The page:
Photo courtesy of Val Robus
The Nobel Dinner at the Radisson Blu Hotel, Sligo will launch this year's special Sligo Yeats Day celebrations, marking the 151st birthday of Nobel poet, W.B. Yeats on June 13th 1865.
The dinner will take place on Thursday, June 09th at 7.30pm and will be a literary and musical experience to savour; a fitting start to the great birthday celebrations of the weekend.
This year's guest of honour is author and actor Pauline McLynn.
Tickets and tables can be booked directly with Berni Chambers in the Radisson Blu Hotel, Sligo on 071 9192414, 0860436816, Berni.firstname.lastname@example.org or from Hotel Reception. Closing date for ticket sales is Monday, 6th June 2016.
The ticket price of €45per head includes drinks reception, meal, wine, poetry and music.
We look forward to your company at this great launch event for Yeats Day.
Actor Pauline McLynn turns her attention to WB Yeats
This year, the celebrations for Yeats Day and the LilyLolly Craftfest kick off with the Nobel Dinner at Sligo’s Radisson Hotel on Thursday June 9. WB Yeats was the first Irish writer to win a Nobel medal – in 1923. Indeed the news of the prize came by telephone from the The Irish Times.
Yeats was living in Merrion Square in Dublin at the time and the paper’s reporter RM Smyllie called him to tell him the good news. Phones of course were still a great novelty at that time; owning one would have been a signal of status and wealth, although in Yeats’ case, he constantly worried about money and had relied heavily on his two sisters Elizabeth and Susan in his earlier years in London. This explains Yeats’ now famous reported response to Smyllie; ‘how much money is it Smyllie, how much is it?’ And who can blame him; the prize was of the order of £7,000 – a small fortune in the early 1920s, especially for a man used to stretching and borrowing.
By coincidence, Robert Smyllie, known as ‘Bertie’ had grown up in Sligo, attending Sligo Grammar School. His father was editor of The Sligo News. He reported from the front in World War I and got a job at The Irish Times on his return to Ireland. He was appointed editor of the paper in 1934, and known as a larger than life figure, complete with sombrero hat, large cloak and Sherlock Holmes pipe.
Yeats recalls the events of the time in his Autobiographies, recalling how there was speculation in early November 1923, by newsagent Reuters that the Nobel prize would be awarded either to Yeats or to the author Thomas Mann. “Herr Mann has many readers, is a famous novelist, with his fixed place in the world, and, said I to myself, well fitted for such an honour; whereas I am but a writer of plays which are acted by players with a literary mind for a few evenings, and I have altered them so many times that I doubt the value of every passage. I am more confident of my lyrics, or of some few amongst them…” As it happened, Mann had to wait another six years before the Nobel Academy gave him the prize that Yeats was so sure he deserved.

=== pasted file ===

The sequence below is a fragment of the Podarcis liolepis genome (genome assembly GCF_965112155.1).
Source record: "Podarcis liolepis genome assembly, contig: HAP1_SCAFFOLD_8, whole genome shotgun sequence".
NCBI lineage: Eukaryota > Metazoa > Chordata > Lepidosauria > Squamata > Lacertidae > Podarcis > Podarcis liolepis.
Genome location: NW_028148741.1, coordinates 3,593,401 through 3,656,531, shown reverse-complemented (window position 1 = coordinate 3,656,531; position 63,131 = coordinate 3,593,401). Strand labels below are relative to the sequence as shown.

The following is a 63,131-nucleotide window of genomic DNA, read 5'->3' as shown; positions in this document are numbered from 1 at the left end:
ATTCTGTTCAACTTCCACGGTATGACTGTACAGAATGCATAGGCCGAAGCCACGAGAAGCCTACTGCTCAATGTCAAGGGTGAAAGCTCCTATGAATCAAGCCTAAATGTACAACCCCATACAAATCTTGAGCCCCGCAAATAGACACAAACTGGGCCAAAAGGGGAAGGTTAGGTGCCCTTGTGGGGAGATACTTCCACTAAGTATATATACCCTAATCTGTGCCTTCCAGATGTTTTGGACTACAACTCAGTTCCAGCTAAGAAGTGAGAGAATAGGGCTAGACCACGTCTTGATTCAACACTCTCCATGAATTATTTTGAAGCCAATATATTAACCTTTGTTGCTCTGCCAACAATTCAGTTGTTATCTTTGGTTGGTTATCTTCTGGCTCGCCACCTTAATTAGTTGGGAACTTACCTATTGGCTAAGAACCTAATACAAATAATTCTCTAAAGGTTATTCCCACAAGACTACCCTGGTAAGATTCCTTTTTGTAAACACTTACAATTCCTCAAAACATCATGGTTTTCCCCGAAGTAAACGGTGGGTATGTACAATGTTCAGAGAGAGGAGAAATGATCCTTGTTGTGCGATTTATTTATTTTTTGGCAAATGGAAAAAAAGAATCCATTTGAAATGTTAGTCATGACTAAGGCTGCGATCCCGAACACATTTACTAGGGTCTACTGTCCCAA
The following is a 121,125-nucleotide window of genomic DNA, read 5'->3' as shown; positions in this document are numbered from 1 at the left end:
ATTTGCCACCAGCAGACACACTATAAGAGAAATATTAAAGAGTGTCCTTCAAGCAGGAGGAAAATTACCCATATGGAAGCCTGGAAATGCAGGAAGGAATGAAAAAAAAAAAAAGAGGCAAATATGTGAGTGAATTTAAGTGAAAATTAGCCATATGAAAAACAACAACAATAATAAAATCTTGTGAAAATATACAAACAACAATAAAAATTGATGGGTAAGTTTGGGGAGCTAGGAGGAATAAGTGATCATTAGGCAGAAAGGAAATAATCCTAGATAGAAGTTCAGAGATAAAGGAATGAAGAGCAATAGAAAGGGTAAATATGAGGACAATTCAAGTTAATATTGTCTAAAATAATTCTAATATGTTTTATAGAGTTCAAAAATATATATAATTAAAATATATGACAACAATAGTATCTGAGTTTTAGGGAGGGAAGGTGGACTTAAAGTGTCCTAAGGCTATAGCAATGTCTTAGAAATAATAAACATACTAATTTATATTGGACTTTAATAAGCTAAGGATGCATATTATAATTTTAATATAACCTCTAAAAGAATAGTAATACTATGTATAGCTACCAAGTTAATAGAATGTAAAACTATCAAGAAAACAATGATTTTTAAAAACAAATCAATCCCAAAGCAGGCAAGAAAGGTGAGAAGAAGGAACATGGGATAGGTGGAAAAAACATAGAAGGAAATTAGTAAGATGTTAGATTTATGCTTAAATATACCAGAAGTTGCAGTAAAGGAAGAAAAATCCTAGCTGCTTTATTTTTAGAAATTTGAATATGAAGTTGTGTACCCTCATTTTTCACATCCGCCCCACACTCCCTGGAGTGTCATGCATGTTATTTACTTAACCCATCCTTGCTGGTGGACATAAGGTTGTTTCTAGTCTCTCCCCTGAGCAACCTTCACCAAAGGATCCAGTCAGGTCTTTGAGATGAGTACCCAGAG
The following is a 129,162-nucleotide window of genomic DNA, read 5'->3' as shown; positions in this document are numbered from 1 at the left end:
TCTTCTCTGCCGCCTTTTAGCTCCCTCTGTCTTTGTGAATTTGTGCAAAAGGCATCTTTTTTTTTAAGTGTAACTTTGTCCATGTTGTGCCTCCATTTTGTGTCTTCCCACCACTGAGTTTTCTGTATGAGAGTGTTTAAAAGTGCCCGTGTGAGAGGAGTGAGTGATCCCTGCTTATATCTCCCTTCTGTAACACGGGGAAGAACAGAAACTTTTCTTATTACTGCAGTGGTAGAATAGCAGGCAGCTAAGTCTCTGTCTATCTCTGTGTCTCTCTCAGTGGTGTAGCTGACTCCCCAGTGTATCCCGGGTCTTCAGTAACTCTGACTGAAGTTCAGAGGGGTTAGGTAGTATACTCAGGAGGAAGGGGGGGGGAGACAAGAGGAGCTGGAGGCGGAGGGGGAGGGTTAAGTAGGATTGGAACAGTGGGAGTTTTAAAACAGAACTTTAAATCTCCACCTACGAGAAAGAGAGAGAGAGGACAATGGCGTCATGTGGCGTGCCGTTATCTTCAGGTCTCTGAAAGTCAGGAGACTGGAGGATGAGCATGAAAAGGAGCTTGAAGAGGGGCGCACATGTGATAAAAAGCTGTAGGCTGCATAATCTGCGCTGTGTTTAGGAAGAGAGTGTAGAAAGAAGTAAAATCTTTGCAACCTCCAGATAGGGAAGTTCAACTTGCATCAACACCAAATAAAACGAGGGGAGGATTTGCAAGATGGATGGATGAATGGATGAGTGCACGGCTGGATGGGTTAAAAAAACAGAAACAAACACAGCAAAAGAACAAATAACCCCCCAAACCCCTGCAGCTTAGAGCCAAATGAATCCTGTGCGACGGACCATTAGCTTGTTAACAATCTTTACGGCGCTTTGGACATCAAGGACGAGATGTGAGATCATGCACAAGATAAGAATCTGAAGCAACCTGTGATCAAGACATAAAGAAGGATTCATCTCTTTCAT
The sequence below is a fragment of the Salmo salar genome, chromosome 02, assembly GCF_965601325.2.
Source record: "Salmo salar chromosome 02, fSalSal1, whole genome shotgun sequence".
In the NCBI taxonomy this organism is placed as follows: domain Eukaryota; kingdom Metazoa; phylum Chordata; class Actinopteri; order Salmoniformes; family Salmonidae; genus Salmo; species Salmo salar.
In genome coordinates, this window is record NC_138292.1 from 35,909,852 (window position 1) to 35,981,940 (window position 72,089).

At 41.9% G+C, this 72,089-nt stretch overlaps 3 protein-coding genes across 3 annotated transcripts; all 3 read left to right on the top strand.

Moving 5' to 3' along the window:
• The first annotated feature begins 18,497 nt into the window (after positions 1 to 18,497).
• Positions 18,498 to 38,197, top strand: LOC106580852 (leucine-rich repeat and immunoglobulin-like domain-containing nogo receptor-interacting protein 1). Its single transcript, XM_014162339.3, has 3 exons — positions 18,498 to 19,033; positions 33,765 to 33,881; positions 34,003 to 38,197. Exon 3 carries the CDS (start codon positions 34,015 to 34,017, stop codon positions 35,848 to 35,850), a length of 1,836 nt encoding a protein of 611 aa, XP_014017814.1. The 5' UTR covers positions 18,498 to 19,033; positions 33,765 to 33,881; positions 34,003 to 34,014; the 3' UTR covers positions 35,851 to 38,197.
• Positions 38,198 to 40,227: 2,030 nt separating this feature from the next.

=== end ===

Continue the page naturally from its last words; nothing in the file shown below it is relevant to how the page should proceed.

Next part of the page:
Yeats goes on to explain that the call from The Irish Times came late - “between ten and twelve at night” and was followed ten minutes later by a telegram from the Swedish ambassador to Ireland. Then he says that “journalists come for interviews.” When the excitement had died down a little, Yeats says “my wife and I are alone and search the cellar for a bottle of wine, but it is empty and as a celebration is necessary we cook sausages.”
Guest of honour at this year’s Radisson dinner is author and actor Pauline McLynn. She is best known for her role as the extraordinary Mrs Doyle in Father Ted and has gone on to star in many TV and film roles. Pauline lives in London but was born in Sligo and grew up in Galway. She is going to talk about Sligo and Yeats and the beautiful west coast of Ireland and read some of her favourite Yeats poems. Pauline has also written ten novels and has been known to knit teacosies. She was one of the writers of the 2001 Amnesty International serial book Yeats is Dead.
This is the third annual Nobel dinner and, once again, the MC will be Damien Brennan, a man whose love and knowledge of Yeats and Sligo is hard to match. In addition to introducing Pauline, Damien will be inviting various guests to read their choice of Yeats poems as the evening progresses
The specially-created menu will be prepared by Radisson chef Joe Shannon and his hard-working team and the event is managed by Berni Chambers. Tickets, including wine are 45euro and available from The Radisson Blu, Sligo at 071 9192414/ 086 043 6816 or email email@example.com